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From student to research assistant to Ph.D.: Studying gorilla well-being

At the Dian Fossey Gorilla Fund, our mission of learning as much as we can about gorillas is carried out by many researchers, including our own staff and many up-and-coming young scientists. We are always especially proud to see those who start out as students with us progress into professional researchers and furthering their education as well.

Eric Ndayishimiye is one of our latest leading examples of this pathway toward creating the next generation of scientists and conservationists, as he is now in the field conducting research for his doctoral dissertation.

Eric first came to the Fossey Fund as an undergraduate student in 2010 and then became a key part of our staff as a research assistant and data officer. Once he finishes his dissertation, he will become the second member of our Rwandan staff to earn his Ph.D., following the lead of Dr. Deogratias Tuyisingize, who took a similar path and is now our biodiversity program manager.

Studying male gorillas

Eric’s doctoral research focus is on physiological responses to social stressors in male mountain gorillas, which he says traces back to some of his early work at the Fossey Fund. His initial focus was on how the physical characteristics of adult male gorillas are linked to reproductive success. Given the vital role gorilla males play as protectors of their families, it is important to learn about all the factors that may affect them, especially stress.

Eric’s current research involves a multidisciplinary approach, combining meticulous fieldwork and detailed laboratory analysis, including documenting the gorillas’ interactions and social hierarchies through patterns of dominance and competition. Back in the lab, he analyzes urine and fecal samples collected non-invasively to understand how social stress affects the gorillas, using biomarkers to assess their stress responses and immune function.

 

Eric’s doctoral research focus is on physiological responses to social stressors in male mountain gorillas.

 

“I am very excited about this study because it introduces a novel, non-invasive method to measure immune activation in mountain gorillas,” Eric explains. “It’s the first of its kind for our gorilla populations and has immense potential to enhance our conservation strategies by providing direct insights into their overall well being.”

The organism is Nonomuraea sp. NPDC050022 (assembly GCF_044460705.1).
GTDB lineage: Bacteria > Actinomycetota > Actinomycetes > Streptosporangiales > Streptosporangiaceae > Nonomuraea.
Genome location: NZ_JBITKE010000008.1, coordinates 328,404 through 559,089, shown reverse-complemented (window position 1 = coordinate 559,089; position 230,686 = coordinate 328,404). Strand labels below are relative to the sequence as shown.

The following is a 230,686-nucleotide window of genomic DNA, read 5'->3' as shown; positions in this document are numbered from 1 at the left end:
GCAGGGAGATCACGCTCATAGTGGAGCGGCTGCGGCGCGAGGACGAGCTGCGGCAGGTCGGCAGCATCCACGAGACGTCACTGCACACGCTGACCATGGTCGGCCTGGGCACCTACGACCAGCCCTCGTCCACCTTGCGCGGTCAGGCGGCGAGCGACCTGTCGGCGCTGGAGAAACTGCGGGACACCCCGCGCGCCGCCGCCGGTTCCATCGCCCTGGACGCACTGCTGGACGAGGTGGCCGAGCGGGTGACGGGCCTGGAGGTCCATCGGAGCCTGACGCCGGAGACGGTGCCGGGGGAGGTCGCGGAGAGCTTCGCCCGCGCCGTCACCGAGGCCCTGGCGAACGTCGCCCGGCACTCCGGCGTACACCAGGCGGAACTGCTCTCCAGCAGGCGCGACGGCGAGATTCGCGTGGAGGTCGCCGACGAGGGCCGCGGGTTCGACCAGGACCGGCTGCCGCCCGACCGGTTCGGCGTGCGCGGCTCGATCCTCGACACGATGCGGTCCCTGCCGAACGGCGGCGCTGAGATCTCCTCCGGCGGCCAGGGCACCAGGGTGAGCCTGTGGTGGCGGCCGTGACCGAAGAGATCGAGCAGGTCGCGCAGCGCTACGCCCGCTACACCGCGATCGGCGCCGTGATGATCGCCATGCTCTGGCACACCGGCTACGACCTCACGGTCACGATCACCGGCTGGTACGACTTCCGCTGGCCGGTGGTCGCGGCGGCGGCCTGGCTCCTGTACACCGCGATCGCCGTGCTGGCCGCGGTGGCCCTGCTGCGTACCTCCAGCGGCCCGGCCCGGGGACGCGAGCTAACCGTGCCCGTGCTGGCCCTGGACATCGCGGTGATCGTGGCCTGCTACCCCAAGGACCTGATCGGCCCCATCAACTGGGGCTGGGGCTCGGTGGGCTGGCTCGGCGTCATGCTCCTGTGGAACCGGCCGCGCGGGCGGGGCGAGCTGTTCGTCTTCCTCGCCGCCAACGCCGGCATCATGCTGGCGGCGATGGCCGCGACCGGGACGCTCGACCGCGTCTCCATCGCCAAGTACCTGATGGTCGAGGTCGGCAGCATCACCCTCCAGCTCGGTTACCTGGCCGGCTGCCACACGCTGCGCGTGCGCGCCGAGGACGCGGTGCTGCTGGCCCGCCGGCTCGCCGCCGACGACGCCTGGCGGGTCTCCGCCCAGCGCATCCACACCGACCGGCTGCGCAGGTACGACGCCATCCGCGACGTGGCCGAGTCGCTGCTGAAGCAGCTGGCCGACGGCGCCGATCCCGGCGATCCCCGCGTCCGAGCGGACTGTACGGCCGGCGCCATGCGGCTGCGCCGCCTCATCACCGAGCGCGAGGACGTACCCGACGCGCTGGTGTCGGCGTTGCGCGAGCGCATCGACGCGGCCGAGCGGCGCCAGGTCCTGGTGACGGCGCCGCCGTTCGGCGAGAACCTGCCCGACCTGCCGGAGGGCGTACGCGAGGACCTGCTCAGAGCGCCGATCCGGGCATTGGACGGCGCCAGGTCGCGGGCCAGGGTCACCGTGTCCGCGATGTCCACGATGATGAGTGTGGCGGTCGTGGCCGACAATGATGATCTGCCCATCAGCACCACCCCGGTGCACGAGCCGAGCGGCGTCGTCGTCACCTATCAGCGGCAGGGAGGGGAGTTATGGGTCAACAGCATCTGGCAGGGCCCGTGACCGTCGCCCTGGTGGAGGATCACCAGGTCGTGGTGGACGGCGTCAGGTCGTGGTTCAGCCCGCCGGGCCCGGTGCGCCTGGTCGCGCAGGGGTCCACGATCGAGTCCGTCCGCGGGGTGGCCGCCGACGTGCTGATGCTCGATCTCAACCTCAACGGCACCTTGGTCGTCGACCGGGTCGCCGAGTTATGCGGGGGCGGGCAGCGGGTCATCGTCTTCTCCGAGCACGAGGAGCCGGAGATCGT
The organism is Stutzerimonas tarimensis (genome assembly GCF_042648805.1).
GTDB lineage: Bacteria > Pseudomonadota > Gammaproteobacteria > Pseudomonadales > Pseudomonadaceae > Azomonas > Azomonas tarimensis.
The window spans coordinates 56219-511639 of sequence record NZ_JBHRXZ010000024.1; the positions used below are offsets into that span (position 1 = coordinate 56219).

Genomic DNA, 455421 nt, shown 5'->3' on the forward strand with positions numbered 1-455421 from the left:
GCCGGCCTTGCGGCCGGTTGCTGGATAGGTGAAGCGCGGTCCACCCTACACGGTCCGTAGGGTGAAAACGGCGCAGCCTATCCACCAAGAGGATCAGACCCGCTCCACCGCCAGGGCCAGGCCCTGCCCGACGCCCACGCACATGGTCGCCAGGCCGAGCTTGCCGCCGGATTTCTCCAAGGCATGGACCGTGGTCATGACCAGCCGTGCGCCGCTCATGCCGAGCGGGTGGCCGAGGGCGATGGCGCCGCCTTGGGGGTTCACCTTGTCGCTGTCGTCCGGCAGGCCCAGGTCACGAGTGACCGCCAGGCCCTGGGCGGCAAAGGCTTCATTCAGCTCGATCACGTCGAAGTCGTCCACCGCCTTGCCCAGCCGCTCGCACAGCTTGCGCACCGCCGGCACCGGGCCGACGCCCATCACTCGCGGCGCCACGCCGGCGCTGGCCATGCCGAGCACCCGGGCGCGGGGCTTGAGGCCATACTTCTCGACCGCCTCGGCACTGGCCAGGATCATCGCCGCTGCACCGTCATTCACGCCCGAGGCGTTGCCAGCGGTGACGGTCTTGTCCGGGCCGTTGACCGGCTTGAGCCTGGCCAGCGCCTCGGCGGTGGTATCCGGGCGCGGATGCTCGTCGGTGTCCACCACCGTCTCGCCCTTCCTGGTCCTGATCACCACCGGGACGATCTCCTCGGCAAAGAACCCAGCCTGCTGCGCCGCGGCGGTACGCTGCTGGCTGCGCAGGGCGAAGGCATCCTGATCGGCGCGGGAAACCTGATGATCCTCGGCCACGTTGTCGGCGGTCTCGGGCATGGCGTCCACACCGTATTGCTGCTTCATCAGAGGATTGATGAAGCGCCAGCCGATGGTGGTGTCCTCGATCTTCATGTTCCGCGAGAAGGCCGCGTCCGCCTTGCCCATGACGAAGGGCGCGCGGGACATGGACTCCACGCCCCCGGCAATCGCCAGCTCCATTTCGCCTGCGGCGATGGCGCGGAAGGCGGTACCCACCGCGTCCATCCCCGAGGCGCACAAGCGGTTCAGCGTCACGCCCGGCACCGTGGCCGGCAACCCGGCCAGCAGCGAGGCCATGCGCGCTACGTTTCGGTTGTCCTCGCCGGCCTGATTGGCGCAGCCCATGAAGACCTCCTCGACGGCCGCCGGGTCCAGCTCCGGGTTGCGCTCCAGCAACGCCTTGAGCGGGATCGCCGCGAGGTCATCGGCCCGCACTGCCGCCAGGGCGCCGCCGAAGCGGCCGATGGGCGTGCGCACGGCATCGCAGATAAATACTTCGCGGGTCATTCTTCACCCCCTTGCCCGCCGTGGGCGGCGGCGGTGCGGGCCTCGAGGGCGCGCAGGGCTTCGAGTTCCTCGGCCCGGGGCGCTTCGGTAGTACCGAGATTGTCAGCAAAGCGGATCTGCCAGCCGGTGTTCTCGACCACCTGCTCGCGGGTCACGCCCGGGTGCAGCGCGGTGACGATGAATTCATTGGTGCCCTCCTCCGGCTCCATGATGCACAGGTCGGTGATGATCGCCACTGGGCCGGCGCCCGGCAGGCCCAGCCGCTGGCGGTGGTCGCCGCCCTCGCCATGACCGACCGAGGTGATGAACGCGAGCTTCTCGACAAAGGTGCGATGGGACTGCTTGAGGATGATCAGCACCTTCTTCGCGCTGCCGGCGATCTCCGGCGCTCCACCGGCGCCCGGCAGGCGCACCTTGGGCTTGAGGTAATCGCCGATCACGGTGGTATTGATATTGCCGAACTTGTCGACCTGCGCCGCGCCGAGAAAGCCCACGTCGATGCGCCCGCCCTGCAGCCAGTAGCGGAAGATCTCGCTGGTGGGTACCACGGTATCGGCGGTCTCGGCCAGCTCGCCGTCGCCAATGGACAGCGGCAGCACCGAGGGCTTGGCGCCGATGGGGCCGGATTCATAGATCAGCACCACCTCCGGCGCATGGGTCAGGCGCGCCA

International recognition

Eric’s innovative research is already being recognized widely – he was recently granted several prestigious competitive awards, including from the International Primatological Society and from the Leakey Foundation, which also funded Dian Fossey’s initial work starting in the 1960s! He also just became the first-ever recipient of the Sebastían Ramírez Amaya Award for Fieldwork in Primatology.

Last year, Eric’s master’s thesis study was published in the International Journal of Primatology. For that research he focused on the golden monkeys that live in the forest with gorillas. “This accomplishment not only honed my research skills but also significantly boosted my confidence in conducting independent research that contributes to wildlife conservation and for embarking on my Ph.D. journey with Nottingham Trent University,” Eric says.

Eric’s innovative research is already being recognized widely.

Inspiring future researchers

Eric’s journey and work are important not only in advancing our understanding of gorilla biology and behavior but also for encouraging future scientists and conservationists.

“Seeing African scientists like Eric take leading roles in wildlife research is inspiring and a major part of our mission,” says Felix Ndagijimana, the Fossey Fund’s director in Rwanda. “We are proud to be able to help provide the necessary resources and support to nurture their careers, from students to professional researchers and conservationists.”

“The support and mentorship I have received from the Fossey Fund have been instrumental in reaching this milestone in my career,” Eric says. “The skills and opportunities provided by the Fossey Fund have profoundly shaped my scientific perspective and equipped me with the essential tools to make a significant impact on conservation efforts. I look forward to bringing this expertise to my home country and helping my fellow young researchers and earlier-career students in the future.”